Is this the End of the Road for Uber?
The shock decision that TfL will not be renewing Uber’s private hire operator licence was announced last week; effective 30th of September. Whilst taking the U.K by storm, Uber, the multi-billion pound taxi service, revolutionised the way we use taxis. A storm which caused a hurricane of controversy and resulted in Uber being banned in several countries. Uber has been hugely popular for its speed, price and smart phone accessibility. So popular that black taxi drivers have waged a war against the company since its launch in 2012.
But, is the ban justified? Why is their licence being revoked at all? How will this affect users?
After speaking to an anonymous TfL/Polestra licence compliance officer, it was revealed that Uber had been on a “slippery slope“ for some time and “failed due diligence guidelines with their criminal background and medical screening of its drivers.” She also detailed some interesting findings which claimed TfL had evidence that many Uber driver’s forged medical or DBS documents before commenting that she felt “the decision was a mistake.” The employee stated that in her experience, “black cabs are far worse for breaking TfL licensing rules and had higher rates of criminal allegations.” She felt the decision was clouded by the need to “protect British culture” and I can’t help but agree.
Uber has stated that its lawyers have begun to appeal the decision, as the rift in its supporters and denouncers increases. TfL has defended its recent decision by stating that Uber has consistently demonstrated practices that put the safety of customers in danger. I strongly disagree.
Uber has provided an affordable and reliable service, especially for London’s most vulnerable: the young and female. With an Uber ban in place, we are likely to see a rise in drink driving, more crowding on the already strained transport system and the scope for taxi services to extort their customers. I think back to being a young teenager and having to take night buses or walk by myself to my house. I think back to being charged £24 by a black taxi driver who took advantage of the fact that I didn’t know my location was less than a 5-minute walk (and we have all experienced that mini heart attack as the black taxi meter seems to jump up £1 every three seconds). I also think back to losing a friend to the hands of drink driving at a very young age.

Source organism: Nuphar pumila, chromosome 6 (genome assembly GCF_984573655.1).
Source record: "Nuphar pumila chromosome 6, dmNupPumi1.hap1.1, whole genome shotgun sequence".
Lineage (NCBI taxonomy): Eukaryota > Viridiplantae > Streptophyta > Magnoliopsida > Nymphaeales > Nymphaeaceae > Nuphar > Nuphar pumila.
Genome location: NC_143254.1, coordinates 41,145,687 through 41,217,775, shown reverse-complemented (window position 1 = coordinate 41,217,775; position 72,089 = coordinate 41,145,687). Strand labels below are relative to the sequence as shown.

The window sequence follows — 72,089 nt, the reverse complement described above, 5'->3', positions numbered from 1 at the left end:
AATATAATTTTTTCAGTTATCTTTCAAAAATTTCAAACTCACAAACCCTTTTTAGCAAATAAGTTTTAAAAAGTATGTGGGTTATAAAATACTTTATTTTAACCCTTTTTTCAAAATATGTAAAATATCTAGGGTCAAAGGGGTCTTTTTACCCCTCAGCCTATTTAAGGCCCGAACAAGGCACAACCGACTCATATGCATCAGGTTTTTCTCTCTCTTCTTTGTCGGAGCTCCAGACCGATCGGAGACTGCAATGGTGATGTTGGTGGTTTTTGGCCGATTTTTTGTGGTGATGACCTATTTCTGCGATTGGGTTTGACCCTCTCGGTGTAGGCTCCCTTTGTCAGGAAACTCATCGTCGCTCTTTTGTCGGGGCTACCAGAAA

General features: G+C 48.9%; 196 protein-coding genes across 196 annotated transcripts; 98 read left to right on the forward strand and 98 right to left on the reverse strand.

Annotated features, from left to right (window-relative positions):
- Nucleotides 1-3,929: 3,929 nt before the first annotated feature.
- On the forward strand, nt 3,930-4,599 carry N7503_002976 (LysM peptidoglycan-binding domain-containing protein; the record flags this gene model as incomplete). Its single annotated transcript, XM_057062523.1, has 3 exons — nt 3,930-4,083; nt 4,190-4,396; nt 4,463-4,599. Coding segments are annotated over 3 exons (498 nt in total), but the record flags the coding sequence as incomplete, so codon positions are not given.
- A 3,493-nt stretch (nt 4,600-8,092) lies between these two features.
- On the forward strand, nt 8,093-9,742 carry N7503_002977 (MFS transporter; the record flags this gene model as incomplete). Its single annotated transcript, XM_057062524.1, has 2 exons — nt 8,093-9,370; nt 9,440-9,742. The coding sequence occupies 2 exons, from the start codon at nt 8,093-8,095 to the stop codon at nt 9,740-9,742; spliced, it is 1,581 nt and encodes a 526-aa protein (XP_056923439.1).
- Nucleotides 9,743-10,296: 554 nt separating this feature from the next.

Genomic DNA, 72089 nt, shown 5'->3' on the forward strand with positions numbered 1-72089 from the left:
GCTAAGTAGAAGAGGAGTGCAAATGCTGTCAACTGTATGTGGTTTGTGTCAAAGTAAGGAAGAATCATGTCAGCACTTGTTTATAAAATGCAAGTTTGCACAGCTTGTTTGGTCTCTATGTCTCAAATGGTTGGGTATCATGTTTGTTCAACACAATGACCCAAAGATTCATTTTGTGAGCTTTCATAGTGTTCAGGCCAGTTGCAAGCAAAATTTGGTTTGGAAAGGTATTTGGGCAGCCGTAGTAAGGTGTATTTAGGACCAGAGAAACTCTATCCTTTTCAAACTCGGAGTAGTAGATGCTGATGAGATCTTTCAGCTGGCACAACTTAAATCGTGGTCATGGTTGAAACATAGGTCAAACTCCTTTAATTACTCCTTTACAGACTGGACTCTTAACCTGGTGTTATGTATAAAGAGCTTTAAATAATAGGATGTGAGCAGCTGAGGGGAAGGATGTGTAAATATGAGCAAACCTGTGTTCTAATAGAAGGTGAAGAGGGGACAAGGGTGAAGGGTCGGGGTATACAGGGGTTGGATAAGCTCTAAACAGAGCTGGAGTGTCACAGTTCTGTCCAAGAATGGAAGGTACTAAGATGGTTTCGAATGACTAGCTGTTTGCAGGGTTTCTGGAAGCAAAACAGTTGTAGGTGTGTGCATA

Despite the introduction of the night tube, the reality is, the service is not accessible to all of London as yet, nor does it provide the security of knowing that you will be taken to your front-door. It will not stop you being told that your local cab company will be 45 minutes or worse: have no available cabs at all.
Moreover, an estimated 40,000 drivers are set to lose their jobs and will be throw into hire-purchase debt if the ban remains in place. Uber has provided a flexible and fairly paid job for thousands who, without it, wouldn’t be able to survive in Britain’s chilly economy. Ironically black taxi drivers are rumoured to have an average salary of £80,000 with many central London drivers earning £120,000 and above.
Many have also commented on their negative past experiences with black cabs and some cab companies, similar to that of yellow taxi’s in New York with their tendency to drive past customers of colour.
Another Polestra compliance officer at TfL tells me that the Mayor of London and TfL are unlikely to reverse the decision but only time will tell. Whether you agree or disagree, the decision is without a doubt a huge one, that will have significant implications on the taxi industry, customers and London as a whole. Perhaps for the better, perhaps for the worse.
I personally feel the decision is a huge mistake that will compromise the safety of Londoners, put more strain on our pockets and further the lack of confidence in post Brexit London. The only solace some may take in the decision, is that legally, until all appeals have been exhausted and denied, Uber will still be able to operate for quite some time, possibly even years.
Written by Monique Monrowe
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